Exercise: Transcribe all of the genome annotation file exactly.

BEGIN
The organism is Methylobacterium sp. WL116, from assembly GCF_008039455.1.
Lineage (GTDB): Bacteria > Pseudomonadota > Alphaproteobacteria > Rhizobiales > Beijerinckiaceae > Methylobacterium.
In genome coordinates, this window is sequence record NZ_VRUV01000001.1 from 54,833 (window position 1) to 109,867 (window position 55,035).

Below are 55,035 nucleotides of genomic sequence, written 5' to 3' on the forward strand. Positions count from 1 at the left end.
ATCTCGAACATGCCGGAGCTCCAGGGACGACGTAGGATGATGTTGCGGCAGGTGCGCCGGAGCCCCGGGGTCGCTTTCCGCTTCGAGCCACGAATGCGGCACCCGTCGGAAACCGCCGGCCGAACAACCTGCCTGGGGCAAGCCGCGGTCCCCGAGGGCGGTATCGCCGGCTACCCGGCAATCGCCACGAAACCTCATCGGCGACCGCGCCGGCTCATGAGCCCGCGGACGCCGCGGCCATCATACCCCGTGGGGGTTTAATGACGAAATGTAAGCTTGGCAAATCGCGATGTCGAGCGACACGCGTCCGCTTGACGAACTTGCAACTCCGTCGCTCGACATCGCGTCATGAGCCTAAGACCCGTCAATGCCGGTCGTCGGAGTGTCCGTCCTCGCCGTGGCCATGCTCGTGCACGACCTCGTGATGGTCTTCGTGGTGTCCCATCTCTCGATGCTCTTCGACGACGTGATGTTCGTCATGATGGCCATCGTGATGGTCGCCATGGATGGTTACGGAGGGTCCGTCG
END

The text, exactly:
The organism is Methylobacterium sp. WL116, from assembly GCF_008039455.1.
Lineage (GTDB): Bacteria > Pseudomonadota > Alphaproteobacteria > Rhizobiales > Beijerinckiaceae > Methylobacterium.
In genome coordinates, this window is sequence record NZ_VRUV01000001.1 from 54,833 (window position 1) to 109,867 (window position 55,035).

Below are 55,035 nucleotides of genomic sequence, written 5' to 3' on the forward strand. Positions count from 1 at the left end.
ATCTCGAACATGCCGGAGCTCCAGGGACGACGTAGGATGATGTTGCGGCAGGTGCGCCGGAGCCCCGGGGTCGCTTTCCGCTTCGAGCCACGAATGCGGCACCCGTCGGAAACCGCCGGCCGAACAACCTGCCTGGGGCAAGCCGCGGTCCCCGAGGGCGGTATCGCCGGCTACCCGGCAATCGCCACGAAACCTCATCGGCGACCGCGCCGGCTCATGAGCCCGCGGACGCCGCGGCCATCATACCCCGTGGGGGTTTAATGACGAAATGTAAGCTTGGCAAATCGCGATGTCGAGCGACACGCGTCCGCTTGACGAACTTGCAACTCCGTCGCTCGACATCGCGTCATGAGCCTAAGACCCGTCAATGCCGGTCGTCGGAGTGTCCGTCCTCGCCGTGGCCATGCTCGTGCACGACCTCGTGATGGTCTTCGTGGTGTCCCATCTCTCGATGCTCTTCGACGACGTGATGTTCGTCATGATGGCCATCGTGATGGTCGCCATGGATGGTTACGGAGGGTCCGTCG